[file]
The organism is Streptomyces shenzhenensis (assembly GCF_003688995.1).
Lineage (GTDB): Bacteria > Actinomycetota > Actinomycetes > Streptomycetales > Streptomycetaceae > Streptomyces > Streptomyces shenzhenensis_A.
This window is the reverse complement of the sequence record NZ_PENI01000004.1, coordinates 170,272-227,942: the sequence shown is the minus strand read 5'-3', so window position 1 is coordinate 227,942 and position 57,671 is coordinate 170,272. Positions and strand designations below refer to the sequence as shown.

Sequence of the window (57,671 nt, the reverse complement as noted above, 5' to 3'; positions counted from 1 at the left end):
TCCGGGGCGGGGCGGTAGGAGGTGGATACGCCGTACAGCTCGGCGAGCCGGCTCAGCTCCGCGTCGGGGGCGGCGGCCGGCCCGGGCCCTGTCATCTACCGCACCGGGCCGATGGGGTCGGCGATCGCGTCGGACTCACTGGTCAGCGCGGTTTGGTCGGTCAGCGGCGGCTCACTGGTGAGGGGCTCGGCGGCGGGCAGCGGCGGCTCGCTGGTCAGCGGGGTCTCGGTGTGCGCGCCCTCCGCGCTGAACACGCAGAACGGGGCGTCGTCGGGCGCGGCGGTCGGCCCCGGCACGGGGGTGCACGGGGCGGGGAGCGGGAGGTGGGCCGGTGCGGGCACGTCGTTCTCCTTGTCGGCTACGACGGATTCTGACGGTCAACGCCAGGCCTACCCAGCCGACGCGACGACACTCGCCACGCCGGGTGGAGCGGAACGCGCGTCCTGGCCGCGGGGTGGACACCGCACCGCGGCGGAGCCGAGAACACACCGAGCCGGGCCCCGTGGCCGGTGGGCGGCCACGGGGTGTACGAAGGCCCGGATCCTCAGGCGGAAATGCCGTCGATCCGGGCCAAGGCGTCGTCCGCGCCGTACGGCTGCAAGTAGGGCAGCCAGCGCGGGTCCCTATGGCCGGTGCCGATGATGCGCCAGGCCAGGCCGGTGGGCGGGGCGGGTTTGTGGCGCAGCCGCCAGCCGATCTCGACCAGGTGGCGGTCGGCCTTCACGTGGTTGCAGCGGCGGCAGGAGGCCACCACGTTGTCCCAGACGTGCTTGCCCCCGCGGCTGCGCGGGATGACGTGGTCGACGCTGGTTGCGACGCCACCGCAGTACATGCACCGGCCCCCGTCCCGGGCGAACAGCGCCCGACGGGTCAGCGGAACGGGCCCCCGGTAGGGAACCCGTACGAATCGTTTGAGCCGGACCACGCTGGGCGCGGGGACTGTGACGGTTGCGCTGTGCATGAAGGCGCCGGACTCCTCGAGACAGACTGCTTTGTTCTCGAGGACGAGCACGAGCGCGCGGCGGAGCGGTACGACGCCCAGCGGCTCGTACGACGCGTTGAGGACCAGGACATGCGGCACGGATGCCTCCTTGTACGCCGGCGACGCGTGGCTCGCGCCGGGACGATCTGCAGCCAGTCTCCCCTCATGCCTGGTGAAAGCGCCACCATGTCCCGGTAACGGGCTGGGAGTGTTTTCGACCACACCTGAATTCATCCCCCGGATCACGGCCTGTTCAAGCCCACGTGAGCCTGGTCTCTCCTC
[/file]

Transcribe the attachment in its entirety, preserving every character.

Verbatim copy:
The organism is Streptomyces shenzhenensis (assembly GCF_003688995.1).
Lineage (GTDB): Bacteria > Actinomycetota > Actinomycetes > Streptomycetales > Streptomycetaceae > Streptomyces > Streptomyces shenzhenensis_A.
This window is the reverse complement of the sequence record NZ_PENI01000004.1, coordinates 170,272-227,942: the sequence shown is the minus strand read 5'-3', so window position 1 is coordinate 227,942 and position 57,671 is coordinate 170,272. Positions and strand designations below refer to the sequence as shown.

Sequence of the window (57,671 nt, the reverse complement as noted above, 5' to 3'; positions counted from 1 at the left end):
TCCGGGGCGGGGCGGTAGGAGGTGGATACGCCGTACAGCTCGGCGAGCCGGCTCAGCTCCGCGTCGGGGGCGGCGGCCGGCCCGGGCCCTGTCATCTACCGCACCGGGCCGATGGGGTCGGCGATCGCGTCGGACTCACTGGTCAGCGCGGTTTGGTCGGTCAGCGGCGGCTCACTGGTGAGGGGCTCGGCGGCGGGCAGCGGCGGCTCGCTGGTCAGCGGGGTCTCGGTGTGCGCGCCCTCCGCGCTGAACACGCAGAACGGGGCGTCGTCGGGCGCGGCGGTCGGCCCCGGCACGGGGGTGCACGGGGCGGGGAGCGGGAGGTGGGCCGGTGCGGGCACGTCGTTCTCCTTGTCGGCTACGACGGATTCTGACGGTCAACGCCAGGCCTACCCAGCCGACGCGACGACACTCGCCACGCCGGGTGGAGCGGAACGCGCGTCCTGGCCGCGGGGTGGACACCGCACCGCGGCGGAGCCGAGAACACACCGAGCCGGGCCCCGTGGCCGGTGGGCGGCCACGGGGTGTACGAAGGCCCGGATCCTCAGGCGGAAATGCCGTCGATCCGGGCCAAGGCGTCGTCCGCGCCGTACGGCTGCAAGTAGGGCAGCCAGCGCGGGTCCCTATGGCCGGTGCCGATGATGCGCCAGGCCAGGCCGGTGGGCGGGGCGGGTTTGTGGCGCAGCCGCCAGCCGATCTCGACCAGGTGGCGGTCGGCCTTCACGTGGTTGCAGCGGCGGCAGGAGGCCACCACGTTGTCCCAGACGTGCTTGCCCCCGCGGCTGCGCGGGATGACGTGGTCGACGCTGGTTGCGACGCCACCGCAGTACATGCACCGGCCCCCGTCCCGGGCGAACAGCGCCCGACGGGTCAGCGGAACGGGCCCCCGGTAGGGAACCCGTACGAATCGTTTGAGCCGGACCACGCTGGGCGCGGGGACTGTGACGGTTGCGCTGTGCATGAAGGCGCCGGACTCCTCGAGACAGACTGCTTTGTTCTCGAGGACGAGCACGAGCGCGCGGCGGAGCGGTACGACGCCCAGCGGCTCGTACGACGCGTTGAGGACCAGGACATGCGGCACGGATGCCTCCTTGTACGCCGGCGACGCGTGGCTCGCGCCGGGACGATCTGCAGCCAGTCTCCCCTCATGCCTGGTGAAAGCGCCACCATGTCCCGGTAACGGGCTGGGAGTGTTTTCGACCACACCTGAATTCATCCCCCGGATCACGGCCTGTTCAAGCCCACGTGAGCCTGGTCTCTCCTC